NAPL: Continued Industry Weakness Dampens Prospects For Robust Recovery
Press release from the issuing company
PARAMUS, N.J., May 2 , 2003 – The commercial printing industry remains weak, according to the latest economic indicators from the Printing Business Panel of the National Association for Printing Leadership (NAPL). The disappointing performance indicates that the recovery expected later this year will be less robust than previously predicted, with sales expected to grow 2.5% at most in 2003. The economic analysis comes from NAPL's Printing Economic Research Center (PERC), which produces research and publications.
Sales fell 0.3% in March for the NAPL Printing Business Panel, following declines of 2.0% in February and 3.4% in January. Year-to-date, Panel sales are down 1.9%. In April, prices fell for 45.5% of the printers surveyed, with only 10.2% reporting a price increase. Profitability fell in April for 49.5% of the survey group—more than double the 19.9% that reported a rise in profitability. This is due largely to costs that are rising more quickly than either prices or productivity.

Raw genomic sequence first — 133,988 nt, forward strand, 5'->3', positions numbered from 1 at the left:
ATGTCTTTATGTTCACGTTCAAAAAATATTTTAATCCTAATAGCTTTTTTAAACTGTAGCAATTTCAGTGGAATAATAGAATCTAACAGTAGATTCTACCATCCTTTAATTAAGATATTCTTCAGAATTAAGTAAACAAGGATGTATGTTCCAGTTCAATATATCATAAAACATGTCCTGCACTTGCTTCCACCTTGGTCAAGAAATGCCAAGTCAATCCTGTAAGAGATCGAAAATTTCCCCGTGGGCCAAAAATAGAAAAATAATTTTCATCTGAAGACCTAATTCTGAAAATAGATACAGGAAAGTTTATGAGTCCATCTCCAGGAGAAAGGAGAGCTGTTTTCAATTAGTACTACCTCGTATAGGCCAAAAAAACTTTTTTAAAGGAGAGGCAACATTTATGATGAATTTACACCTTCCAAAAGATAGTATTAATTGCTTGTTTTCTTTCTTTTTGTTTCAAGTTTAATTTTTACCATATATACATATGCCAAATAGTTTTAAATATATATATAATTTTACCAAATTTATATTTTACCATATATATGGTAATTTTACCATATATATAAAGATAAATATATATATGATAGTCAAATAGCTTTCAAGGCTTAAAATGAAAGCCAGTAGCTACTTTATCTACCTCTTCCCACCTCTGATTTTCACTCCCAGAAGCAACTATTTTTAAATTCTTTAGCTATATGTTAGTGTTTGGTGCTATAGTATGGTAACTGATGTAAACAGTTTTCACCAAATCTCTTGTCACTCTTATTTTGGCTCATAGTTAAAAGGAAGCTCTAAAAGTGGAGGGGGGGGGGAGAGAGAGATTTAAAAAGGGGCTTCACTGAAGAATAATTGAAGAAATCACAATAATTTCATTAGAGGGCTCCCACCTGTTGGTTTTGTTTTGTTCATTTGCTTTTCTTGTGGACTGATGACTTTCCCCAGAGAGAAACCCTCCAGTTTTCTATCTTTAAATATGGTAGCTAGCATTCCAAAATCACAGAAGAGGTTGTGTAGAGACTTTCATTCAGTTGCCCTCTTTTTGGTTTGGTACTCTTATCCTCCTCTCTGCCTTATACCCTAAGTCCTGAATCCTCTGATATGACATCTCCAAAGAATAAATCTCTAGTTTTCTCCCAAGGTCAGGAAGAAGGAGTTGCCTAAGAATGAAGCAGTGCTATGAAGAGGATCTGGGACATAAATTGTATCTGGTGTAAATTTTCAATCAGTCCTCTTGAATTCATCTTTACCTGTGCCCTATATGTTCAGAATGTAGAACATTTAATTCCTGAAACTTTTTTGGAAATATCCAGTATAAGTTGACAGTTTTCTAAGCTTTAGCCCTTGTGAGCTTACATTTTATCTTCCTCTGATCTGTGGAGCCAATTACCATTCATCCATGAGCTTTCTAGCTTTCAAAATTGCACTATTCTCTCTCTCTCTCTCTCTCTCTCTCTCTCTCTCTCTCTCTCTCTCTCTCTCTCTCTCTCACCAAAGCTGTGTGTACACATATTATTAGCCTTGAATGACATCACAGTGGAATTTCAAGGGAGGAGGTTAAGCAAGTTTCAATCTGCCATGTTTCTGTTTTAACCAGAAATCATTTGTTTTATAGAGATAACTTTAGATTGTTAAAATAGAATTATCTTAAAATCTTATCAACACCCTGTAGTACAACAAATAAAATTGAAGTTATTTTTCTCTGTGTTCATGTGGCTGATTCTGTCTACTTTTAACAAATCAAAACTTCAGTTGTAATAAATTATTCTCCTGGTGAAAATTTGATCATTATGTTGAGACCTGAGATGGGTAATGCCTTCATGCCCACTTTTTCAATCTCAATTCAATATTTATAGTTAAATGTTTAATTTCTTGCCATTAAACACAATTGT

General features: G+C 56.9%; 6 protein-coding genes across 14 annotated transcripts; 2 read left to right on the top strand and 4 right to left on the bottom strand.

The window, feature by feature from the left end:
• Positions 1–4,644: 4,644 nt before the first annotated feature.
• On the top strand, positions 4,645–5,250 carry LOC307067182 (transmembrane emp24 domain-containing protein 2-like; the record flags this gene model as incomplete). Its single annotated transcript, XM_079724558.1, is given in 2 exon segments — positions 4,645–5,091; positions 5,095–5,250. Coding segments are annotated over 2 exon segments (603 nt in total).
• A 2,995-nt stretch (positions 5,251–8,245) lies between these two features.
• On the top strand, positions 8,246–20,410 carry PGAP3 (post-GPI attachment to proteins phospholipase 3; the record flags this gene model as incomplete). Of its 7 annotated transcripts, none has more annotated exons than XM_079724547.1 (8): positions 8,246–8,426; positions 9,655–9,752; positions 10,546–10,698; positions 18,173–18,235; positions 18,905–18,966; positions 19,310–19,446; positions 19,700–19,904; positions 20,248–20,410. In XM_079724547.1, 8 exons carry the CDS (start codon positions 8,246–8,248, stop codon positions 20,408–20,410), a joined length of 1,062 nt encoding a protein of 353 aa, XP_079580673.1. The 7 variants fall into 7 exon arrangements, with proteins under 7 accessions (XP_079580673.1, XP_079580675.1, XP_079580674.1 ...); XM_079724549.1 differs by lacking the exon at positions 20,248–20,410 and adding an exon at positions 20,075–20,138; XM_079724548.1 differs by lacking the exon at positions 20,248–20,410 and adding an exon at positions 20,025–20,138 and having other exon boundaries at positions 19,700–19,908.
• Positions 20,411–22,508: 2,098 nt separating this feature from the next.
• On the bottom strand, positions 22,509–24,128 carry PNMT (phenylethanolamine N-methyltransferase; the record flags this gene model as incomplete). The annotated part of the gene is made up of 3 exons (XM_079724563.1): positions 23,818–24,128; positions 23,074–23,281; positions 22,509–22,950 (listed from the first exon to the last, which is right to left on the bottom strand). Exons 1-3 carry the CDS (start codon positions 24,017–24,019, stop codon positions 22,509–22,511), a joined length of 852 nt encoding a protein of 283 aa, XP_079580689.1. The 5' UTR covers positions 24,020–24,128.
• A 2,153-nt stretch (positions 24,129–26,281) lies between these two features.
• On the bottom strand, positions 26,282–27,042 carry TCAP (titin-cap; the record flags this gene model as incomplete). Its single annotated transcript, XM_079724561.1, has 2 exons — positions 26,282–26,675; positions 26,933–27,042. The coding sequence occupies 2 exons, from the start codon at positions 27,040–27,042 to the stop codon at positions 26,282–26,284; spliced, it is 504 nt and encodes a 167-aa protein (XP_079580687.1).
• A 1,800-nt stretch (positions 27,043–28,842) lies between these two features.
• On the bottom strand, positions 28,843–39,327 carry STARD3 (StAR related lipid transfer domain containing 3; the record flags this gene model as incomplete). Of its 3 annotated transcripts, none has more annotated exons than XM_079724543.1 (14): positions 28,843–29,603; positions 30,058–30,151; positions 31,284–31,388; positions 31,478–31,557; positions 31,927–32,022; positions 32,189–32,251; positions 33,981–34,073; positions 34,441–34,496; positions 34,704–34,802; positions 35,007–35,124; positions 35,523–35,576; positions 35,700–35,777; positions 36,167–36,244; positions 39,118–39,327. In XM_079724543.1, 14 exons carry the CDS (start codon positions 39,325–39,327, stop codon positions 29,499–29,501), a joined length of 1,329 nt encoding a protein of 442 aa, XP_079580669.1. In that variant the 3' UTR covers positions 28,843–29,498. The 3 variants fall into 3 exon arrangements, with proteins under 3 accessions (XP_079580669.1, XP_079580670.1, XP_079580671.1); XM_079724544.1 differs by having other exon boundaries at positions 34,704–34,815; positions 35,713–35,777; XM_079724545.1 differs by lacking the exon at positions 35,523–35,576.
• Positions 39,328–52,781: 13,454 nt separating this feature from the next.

“Although sales losses are not nearly as deep as they were during the first quarter of 2002, when sales fell 8.0% overall and 10.4% in March alone, that's slight consolation for an industry that hasn't seen meaningful growth in nearly three years,” notes Andrew Paparozzi, NAPL vice president and chief economist.
WhatTheyThink is the global printing industry's go-to information source with both print and digital offerings, including WhatTheyThink.com, WhatTheyThink Email Newsletters, and the WhatTheyThink magazine. Our mission is to inform, educate, and inspire the industry. We provide cogent news and analysis about trends, technologies, operations, and events in all the markets that comprise today's printing and sign industries including commercial, in-plant, mailing, finishing, sign, display, textile, industrial, finishing, labels, packaging, marketing technology, software and workflow.